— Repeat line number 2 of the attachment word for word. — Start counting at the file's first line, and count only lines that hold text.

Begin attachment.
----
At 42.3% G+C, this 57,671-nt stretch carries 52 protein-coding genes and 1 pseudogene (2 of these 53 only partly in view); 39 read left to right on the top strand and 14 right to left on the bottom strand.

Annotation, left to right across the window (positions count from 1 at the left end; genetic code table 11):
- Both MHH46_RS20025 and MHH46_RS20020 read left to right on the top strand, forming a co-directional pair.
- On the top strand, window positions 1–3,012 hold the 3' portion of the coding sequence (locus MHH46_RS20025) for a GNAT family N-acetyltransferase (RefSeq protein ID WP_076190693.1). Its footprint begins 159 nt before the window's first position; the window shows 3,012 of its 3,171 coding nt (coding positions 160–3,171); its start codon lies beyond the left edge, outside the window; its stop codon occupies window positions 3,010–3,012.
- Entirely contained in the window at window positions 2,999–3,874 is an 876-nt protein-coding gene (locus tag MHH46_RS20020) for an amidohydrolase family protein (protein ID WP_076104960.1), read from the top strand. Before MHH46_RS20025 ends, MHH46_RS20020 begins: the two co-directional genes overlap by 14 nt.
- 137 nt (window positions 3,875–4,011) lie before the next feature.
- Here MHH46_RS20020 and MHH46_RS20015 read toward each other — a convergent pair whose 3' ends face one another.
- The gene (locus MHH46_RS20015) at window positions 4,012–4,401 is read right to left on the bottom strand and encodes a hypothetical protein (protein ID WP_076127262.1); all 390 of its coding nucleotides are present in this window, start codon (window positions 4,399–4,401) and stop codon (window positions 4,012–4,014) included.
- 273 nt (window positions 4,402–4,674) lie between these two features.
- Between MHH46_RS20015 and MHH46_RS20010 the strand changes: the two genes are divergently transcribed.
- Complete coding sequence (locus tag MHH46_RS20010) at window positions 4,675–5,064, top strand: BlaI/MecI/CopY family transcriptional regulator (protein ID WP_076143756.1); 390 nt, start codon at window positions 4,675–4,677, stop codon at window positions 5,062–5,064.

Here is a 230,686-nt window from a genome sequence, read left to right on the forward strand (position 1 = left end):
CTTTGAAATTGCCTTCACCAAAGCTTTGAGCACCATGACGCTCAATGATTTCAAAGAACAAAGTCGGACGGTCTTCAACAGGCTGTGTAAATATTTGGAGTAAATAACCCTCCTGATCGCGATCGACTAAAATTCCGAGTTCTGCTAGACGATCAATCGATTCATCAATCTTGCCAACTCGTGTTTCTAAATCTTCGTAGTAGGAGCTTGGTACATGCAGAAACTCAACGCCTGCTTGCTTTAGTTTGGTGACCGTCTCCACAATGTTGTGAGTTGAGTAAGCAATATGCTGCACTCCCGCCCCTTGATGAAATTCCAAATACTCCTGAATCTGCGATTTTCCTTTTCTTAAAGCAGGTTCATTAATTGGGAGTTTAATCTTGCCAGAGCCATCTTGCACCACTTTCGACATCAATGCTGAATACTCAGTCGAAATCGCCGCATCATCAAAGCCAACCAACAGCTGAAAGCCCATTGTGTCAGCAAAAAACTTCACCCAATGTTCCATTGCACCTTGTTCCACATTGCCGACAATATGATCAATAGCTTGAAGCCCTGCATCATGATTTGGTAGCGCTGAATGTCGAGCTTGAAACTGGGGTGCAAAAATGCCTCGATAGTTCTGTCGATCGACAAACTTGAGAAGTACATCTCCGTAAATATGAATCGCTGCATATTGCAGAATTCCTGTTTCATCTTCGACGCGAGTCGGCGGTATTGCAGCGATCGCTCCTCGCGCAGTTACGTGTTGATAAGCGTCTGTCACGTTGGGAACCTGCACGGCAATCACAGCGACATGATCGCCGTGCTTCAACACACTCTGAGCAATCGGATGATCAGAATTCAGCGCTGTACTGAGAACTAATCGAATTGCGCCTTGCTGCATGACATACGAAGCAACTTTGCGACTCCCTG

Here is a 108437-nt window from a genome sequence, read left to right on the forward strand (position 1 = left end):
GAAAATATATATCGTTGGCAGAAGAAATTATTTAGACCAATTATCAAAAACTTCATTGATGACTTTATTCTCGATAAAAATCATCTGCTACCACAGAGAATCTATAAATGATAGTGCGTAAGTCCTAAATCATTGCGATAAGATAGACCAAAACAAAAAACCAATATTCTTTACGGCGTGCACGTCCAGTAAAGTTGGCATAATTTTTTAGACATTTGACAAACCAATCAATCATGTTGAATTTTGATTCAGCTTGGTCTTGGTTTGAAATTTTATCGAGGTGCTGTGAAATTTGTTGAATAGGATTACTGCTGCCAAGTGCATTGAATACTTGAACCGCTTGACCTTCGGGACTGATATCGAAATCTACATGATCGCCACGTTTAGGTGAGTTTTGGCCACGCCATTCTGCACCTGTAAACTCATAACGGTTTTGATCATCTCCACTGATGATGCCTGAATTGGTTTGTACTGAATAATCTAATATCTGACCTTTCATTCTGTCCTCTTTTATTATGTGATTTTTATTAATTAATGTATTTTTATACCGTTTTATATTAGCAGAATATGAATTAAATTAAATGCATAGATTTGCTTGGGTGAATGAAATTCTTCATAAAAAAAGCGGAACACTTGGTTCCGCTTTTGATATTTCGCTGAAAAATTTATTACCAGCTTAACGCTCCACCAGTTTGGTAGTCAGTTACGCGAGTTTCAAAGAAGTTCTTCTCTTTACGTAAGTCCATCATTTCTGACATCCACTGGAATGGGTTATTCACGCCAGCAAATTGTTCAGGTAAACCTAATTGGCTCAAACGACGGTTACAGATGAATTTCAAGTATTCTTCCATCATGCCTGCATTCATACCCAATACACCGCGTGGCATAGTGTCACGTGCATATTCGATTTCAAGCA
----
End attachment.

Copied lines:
Annotation, left to right across the window (positions count from 1 at the left end; genetic code table 11):